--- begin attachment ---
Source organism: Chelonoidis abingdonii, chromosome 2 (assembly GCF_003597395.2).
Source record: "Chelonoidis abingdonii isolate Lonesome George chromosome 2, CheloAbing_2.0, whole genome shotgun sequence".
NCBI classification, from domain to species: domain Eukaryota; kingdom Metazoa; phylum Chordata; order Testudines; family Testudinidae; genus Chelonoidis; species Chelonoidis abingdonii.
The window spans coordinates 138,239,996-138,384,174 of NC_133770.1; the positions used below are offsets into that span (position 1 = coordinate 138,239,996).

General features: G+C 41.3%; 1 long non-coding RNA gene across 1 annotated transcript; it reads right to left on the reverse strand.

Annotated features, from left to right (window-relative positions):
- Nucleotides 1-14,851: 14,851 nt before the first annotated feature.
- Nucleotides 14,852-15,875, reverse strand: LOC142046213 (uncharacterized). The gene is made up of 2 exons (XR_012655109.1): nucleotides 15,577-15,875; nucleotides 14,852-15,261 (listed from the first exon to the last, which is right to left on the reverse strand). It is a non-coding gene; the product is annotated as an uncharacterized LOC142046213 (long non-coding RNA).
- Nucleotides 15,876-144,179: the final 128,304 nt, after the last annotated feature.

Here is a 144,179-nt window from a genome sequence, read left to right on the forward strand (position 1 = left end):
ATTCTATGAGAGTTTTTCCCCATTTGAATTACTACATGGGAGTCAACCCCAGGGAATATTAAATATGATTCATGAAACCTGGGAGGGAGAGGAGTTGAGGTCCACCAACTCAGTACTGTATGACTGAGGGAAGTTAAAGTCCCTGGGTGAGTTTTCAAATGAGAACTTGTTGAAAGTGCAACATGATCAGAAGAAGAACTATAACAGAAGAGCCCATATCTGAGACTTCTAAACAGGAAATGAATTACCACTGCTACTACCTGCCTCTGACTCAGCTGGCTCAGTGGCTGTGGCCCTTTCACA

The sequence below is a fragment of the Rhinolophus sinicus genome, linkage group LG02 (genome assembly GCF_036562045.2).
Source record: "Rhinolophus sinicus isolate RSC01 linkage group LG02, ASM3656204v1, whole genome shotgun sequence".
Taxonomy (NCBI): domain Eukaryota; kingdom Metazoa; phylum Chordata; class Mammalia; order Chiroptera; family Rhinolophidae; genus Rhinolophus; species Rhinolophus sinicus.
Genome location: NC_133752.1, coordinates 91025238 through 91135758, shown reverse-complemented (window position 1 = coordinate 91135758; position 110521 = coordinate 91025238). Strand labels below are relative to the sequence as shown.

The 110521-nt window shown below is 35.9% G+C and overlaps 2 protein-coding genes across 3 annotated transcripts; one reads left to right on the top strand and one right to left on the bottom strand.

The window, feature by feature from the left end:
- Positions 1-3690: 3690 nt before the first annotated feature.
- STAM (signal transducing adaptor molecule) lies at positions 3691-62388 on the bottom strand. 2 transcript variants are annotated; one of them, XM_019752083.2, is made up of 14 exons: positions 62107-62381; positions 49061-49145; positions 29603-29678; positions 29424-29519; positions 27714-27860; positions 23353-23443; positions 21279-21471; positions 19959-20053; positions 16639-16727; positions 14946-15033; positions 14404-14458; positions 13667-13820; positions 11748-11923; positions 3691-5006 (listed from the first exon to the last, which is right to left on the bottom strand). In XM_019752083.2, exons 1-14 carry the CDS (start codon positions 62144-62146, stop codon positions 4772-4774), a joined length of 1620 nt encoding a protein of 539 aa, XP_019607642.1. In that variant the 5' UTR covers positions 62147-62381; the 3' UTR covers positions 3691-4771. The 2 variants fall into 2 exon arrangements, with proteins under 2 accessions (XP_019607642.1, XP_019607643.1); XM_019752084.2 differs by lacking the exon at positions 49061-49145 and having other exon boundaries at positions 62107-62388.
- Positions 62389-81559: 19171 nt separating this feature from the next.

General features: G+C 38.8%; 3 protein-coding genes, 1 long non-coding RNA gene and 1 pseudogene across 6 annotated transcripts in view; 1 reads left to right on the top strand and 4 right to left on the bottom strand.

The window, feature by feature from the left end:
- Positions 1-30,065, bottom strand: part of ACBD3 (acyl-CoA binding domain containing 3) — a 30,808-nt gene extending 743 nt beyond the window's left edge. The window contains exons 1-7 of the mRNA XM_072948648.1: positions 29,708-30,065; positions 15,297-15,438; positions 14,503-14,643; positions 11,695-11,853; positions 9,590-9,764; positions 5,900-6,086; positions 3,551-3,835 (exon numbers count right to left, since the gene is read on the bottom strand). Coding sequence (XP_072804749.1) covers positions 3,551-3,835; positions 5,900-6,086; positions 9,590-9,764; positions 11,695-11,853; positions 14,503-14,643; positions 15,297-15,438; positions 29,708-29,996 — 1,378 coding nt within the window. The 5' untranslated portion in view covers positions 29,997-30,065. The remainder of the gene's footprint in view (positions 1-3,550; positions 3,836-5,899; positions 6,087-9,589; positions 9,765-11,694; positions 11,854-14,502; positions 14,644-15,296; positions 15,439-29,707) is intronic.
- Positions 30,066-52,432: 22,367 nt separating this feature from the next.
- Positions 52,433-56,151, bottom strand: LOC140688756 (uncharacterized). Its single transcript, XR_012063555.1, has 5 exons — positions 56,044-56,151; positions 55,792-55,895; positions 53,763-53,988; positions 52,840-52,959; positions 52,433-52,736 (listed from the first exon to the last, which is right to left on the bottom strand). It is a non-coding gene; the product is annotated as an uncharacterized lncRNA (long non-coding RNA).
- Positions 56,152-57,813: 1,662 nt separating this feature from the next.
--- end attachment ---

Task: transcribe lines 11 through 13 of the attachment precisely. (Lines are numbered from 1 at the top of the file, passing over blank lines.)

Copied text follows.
ATTCTATGAGAGTTTTTCCCCATTTGAATTACTACATGGGAGTCAACCCCAGGGAATATTAAATATGATTCATGAAACCTGGGAGGGAGAGGAGTTGAGGTCCACCAACTCAGTACTGTATGACTGAGGGAAGTTAAAGTCCCTGGGTGAGTTTTCAAATGAGAACTTGTTGAAAGTGCAACATGATCAGAAGAAGAACTATAACAGAAGAGCCCATATCTGAGACTTCTAAACAGGAAATGAATTACCACTGCTACTACCTGCCTCTGACTCAGCTGGCTCAGTGGCTGTGGCCCTTTCACA

The sequence below is a fragment of the Rhinolophus sinicus genome, linkage group LG02 (genome assembly GCF_036562045.2).
Source record: "Rhinolophus sinicus isolate RSC01 linkage group LG02, ASM3656204v1, whole genome shotgun sequence".